7.8/10
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78 user 226 critic

Life Itself (2014)

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The life and career of the renowned film critic and social commentator, Roger Ebert.

Director:

Steve James
25 wins & 32 nominations. See more awards »

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Photos

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Cast

Credited cast:
Martin Scorsese ... Himself
Werner Herzog ... Himself
Ava DuVernay ... Herself
Errol Morris ... Himself
Roger Ebert ... Himself
Ramin Bahrani ... Himself
Stephen Stanton ... Roger Ebert (voice)
Chaz Ebert ... Herself
Gregory Nava ... Himself
Gene Siskel ... Himself (archive footage)
Steve James ... Himself
Sonia Evans ... Herself
Nancy De Los Santos Nancy De Los Santos ... Herself (as Nancy De Los Santos-Reza)
Donna La Pietra Donna La Pietra ... Herself (as Donna LaPietra)
William Nack ... Himself
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Storyline

'Life Itself' recounts the surprising and entertaining life of world-renowned film critic and social commentator Roger Ebert - a story that's by turns personal, wistful, funny, painful, and transcendent. The film explores the impact and legacy of Roger Ebert's life: from his Pulitzer Prize-winning film criticism and his nearly quarter-century run with Gene Siskel on their review show, to becoming one of the country's most influential cultural voices, and finally to Roger's inspiring battles with cancer and the resulting physical disability - how he literally and symbolically put a new face on the disease and continued to be a cultural force despite it. Written by Anonymous

Plot Summary | Add Synopsis

Taglines:

The only thing Roger loved more than movies


Motion Picture Rating (MPAA)

Rated R for brief sexual images/nudity and language | See all certifications »

Parents Guide:

View content advisory »
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Details

Official Sites:

Official Facebook | Official site

Country:

USA

Language:

English

Release Date:

4 July 2014 (USA) See more »

Also Known As:

Life Itself See more »

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Box Office

Budget:

$153,875 (estimated)

Opening Weekend USA:

$131,411, 4 July 2014, Limited Release

Gross USA:

$809,724, 10 October 2014
See more on IMDbPro »

Company Credits

Show more on IMDbPro »

Technical Specs

Runtime:

Color:

Color

Aspect Ratio:

1.78 : 1
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Did You Know?

Trivia

The original plan for the film was to document the active schedule Roger Ebert maintained despite his illness, including attending screenings, writing reviews and for his blog, and hosting dinner parties with his wife. However, before filming began Ebert suffered a hip fracture that required months of rehabilitation, and he was later diagnosed with a new cancer, meaning the documentary instead became (in part) a chronicle of his final days. See more »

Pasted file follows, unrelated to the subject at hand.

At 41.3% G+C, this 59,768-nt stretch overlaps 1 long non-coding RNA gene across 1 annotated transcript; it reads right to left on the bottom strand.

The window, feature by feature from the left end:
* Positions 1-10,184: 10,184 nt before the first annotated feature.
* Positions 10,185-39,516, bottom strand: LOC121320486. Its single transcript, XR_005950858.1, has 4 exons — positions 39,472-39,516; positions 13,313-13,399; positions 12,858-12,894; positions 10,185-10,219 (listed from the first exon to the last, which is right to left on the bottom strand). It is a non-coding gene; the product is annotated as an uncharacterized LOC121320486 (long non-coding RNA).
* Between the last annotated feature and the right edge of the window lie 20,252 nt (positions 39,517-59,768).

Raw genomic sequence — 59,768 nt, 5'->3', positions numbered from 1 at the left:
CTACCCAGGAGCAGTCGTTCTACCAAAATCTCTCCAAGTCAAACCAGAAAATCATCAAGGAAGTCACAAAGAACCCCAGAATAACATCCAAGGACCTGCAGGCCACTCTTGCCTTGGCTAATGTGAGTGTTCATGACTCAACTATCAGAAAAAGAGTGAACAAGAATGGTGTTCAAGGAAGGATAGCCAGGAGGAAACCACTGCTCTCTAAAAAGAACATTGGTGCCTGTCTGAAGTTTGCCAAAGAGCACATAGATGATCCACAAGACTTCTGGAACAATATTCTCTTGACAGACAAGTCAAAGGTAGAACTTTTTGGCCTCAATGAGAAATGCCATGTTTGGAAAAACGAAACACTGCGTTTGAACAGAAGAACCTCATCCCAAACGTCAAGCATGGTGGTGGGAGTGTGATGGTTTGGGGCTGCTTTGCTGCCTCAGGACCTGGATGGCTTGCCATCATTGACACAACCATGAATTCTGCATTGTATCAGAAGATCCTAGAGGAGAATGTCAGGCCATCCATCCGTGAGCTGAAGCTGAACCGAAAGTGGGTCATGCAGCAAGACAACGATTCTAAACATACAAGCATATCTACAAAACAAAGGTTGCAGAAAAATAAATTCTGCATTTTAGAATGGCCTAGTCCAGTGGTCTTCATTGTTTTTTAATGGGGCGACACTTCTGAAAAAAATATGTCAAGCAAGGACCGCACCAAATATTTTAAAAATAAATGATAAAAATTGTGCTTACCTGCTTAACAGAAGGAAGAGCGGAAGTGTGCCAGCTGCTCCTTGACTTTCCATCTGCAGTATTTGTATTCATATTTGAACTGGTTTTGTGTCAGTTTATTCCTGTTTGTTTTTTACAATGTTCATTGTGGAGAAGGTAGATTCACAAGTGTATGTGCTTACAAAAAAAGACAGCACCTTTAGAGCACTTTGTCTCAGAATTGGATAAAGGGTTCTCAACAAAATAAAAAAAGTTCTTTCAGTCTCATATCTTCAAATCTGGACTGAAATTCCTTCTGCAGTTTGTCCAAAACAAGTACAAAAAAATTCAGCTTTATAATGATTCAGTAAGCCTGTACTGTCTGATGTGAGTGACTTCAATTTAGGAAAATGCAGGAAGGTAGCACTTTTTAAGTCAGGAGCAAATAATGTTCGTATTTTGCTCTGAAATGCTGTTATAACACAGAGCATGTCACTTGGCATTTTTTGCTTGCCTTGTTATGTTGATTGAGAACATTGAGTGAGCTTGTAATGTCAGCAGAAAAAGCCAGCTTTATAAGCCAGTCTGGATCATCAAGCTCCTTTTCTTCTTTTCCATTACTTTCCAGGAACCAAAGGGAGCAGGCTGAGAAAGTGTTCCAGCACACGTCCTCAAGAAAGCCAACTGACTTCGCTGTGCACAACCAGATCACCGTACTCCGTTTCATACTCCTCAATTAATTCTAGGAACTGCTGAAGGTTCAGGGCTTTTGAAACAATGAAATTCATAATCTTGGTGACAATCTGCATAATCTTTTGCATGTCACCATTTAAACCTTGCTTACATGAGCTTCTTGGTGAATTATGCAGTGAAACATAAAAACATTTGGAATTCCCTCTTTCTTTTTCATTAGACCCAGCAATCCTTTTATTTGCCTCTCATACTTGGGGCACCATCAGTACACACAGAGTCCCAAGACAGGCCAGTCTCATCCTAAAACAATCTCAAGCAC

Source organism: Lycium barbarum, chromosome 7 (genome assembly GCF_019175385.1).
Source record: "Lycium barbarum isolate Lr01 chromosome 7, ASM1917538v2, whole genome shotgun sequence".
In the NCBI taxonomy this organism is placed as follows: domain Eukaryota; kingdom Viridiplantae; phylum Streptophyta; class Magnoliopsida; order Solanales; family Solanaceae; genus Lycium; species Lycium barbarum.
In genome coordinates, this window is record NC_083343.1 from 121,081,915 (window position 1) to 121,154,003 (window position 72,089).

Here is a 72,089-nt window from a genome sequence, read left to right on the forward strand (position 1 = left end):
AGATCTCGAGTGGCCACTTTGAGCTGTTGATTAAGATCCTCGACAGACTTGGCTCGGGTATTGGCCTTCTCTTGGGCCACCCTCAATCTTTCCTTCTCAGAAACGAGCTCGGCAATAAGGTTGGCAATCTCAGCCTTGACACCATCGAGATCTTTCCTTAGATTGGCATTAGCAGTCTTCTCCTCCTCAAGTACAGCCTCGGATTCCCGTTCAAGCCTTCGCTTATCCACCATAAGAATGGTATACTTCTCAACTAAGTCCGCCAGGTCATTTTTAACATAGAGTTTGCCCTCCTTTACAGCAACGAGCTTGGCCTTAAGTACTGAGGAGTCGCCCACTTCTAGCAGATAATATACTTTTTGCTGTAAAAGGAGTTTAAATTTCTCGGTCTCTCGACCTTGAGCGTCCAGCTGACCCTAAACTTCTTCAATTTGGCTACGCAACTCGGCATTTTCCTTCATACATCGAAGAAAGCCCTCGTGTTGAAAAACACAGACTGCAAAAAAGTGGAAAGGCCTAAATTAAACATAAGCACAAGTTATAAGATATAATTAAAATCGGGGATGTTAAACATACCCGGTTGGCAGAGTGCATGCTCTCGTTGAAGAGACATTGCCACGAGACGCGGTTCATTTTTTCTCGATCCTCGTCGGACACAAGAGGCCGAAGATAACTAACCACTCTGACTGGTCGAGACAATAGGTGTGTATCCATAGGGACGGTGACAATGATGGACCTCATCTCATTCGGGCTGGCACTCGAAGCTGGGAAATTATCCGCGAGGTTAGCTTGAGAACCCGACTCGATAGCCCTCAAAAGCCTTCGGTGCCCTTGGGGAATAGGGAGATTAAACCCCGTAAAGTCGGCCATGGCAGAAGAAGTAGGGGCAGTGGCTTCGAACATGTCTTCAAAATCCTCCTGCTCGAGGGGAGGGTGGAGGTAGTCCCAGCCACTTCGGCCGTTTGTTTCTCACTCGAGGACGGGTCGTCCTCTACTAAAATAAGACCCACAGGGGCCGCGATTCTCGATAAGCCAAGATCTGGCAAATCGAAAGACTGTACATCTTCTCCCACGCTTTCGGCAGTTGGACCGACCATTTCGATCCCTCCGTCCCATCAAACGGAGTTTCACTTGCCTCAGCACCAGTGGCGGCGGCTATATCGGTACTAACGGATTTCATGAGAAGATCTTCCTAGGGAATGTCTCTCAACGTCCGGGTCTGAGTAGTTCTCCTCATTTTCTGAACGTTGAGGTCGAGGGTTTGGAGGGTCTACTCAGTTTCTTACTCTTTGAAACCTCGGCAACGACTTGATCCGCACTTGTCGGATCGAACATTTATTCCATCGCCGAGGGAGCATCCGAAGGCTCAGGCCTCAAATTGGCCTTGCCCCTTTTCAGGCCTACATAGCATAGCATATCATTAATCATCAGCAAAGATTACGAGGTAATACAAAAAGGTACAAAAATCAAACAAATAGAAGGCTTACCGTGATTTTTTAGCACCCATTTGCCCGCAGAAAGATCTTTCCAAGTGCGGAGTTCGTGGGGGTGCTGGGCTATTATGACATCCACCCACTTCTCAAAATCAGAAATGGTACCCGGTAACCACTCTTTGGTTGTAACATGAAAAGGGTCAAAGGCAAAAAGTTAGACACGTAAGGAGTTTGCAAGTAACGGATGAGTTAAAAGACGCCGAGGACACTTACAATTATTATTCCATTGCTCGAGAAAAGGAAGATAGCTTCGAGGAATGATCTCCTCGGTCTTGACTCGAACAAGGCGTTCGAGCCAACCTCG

Quotes

Roger Ebert: We're both consious of the passage of time, of it's flow, slipping through our fingers, like a long silk scarf.
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Connections

References Speed 2: Cruise Control (1997) See more »

Soundtracks

Every Night & Every Day
written by Sam Maghett
performed by Magic Sam
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Frequently Asked Questions

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User Reviews

 
A love story about accepting mortality. Powerful and wonderful.
11 July 2014 | by Sergeant_TibbsSee all my reviews

Above all, Life Itself is a love story. It didn't matter who it was about, it ends as a love story about dealing with mortality. You can imagine that Roger Ebert would've been proud to have been at the centre of such a heartbreaking and inspirational story. Steve James' documentary opens on Ebert's reason for loving cinema. It's about learning empathy for those sharing this journey of life with us. It's something that Life Itself certainly does for Ebert. I never knew much about him before his death. I live in England so I never even heard of him until I found the internet and then he was only a name or the picture on his old website. He was someone people loved to bring up whether to agree or disagree with his opinions. I don't think I even read one of his reviews until after he died, all I knew where his Oscar predictions and the fact he claimed Synecdoche, New York the best of the decade.

And so, Life Itself gives me my first glimpse of the brotherhood between Siskel & Ebert. Before the film becomes a love story of Ebert and his wife Chaz, it's a love story between two men. The film takes their most electric moments and it fills you with the fiery passion for cinema, something that's too easily diluted over time. The film's montages are full of a warm energy, and they're wonderful to watch, even if the storyline can be a little muddled. You wonder on why they focus on certain details at particular points, but the reasons emerge. It's difficult to see Ebert in his last months with his jaw skin drooping, but his smile beams through and it's great to see such an attitude. At its best the film is pure poetry, and the tributes at the end made me weep. Accepting death brings a wind of peace. I wish it had more structure so it could be a favourite, but it's powerful stuff as it is. Very revealing documentary that digs comfortably into a deeply personal vulnerable spot.

8/10


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